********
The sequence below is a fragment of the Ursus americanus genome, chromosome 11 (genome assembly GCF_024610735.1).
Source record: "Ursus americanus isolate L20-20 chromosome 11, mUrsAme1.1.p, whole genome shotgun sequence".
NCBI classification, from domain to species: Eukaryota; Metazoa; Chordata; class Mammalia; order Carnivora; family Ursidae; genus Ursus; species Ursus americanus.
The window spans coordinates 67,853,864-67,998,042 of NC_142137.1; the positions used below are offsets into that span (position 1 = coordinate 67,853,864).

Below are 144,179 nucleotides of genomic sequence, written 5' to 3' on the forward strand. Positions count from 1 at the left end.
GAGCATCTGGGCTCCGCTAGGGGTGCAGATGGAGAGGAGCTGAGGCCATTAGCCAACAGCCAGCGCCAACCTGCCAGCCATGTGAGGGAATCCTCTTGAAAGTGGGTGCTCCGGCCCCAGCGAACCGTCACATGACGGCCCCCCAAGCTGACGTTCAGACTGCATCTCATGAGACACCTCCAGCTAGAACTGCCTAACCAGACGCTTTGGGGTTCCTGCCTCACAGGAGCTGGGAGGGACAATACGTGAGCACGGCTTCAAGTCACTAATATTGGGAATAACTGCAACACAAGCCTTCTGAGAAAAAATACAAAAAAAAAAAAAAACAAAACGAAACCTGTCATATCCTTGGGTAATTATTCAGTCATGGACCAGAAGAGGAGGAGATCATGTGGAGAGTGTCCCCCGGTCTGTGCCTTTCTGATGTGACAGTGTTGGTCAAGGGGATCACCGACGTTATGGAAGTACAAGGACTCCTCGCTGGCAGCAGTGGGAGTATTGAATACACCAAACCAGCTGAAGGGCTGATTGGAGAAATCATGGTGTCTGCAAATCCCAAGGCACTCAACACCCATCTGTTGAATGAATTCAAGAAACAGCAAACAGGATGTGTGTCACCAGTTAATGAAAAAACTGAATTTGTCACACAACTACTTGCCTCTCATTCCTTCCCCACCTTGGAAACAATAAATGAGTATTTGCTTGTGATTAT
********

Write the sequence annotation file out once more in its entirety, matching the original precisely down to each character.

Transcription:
The sequence below is a fragment of the Ursus americanus genome, chromosome 11 (genome assembly GCF_024610735.1).
Source record: "Ursus americanus isolate L20-20 chromosome 11, mUrsAme1.1.p, whole genome shotgun sequence".
NCBI classification, from domain to species: Eukaryota; Metazoa; Chordata; class Mammalia; order Carnivora; family Ursidae; genus Ursus; species Ursus americanus.
The window spans coordinates 67,853,864-67,998,042 of NC_142137.1; the positions used below are offsets into that span (position 1 = coordinate 67,853,864).

Below are 144,179 nucleotides of genomic sequence, written 5' to 3' on the forward strand. Positions count from 1 at the left end.
GAGCATCTGGGCTCCGCTAGGGGTGCAGATGGAGAGGAGCTGAGGCCATTAGCCAACAGCCAGCGCCAACCTGCCAGCCATGTGAGGGAATCCTCTTGAAAGTGGGTGCTCCGGCCCCAGCGAACCGTCACATGACGGCCCCCCAAGCTGACGTTCAGACTGCATCTCATGAGACACCTCCAGCTAGAACTGCCTAACCAGACGCTTTGGGGTTCCTGCCTCACAGGAGCTGGGAGGGACAATACGTGAGCACGGCTTCAAGTCACTAATATTGGGAATAACTGCAACACAAGCCTTCTGAGAAAAAATACAAAAAAAAAAAAAAACAAAACGAAACCTGTCATATCCTTGGGTAATTATTCAGTCATGGACCAGAAGAGGAGGAGATCATGTGGAGAGTGTCCCCCGGTCTGTGCCTTTCTGATGTGACAGTGTTGGTCAAGGGGATCACCGACGTTATGGAAGTACAAGGACTCCTCGCTGGCAGCAGTGGGAGTATTGAATACACCAAACCAGCTGAAGGGCTGATTGGAGAAATCATGGTGTCTGCAAATCCCAAGGCACTCAACACCCATCTGTTGAATGAATTCAAGAAACAGCAAACAGGATGTGTGTCACCAGTTAATGAAAAAACTGAATTTGTCACACAACTACTTGCCTCTCATTCCTTCCCCACCTTGGAAACAATAAATGAGTATTTGCTTGTGATTAT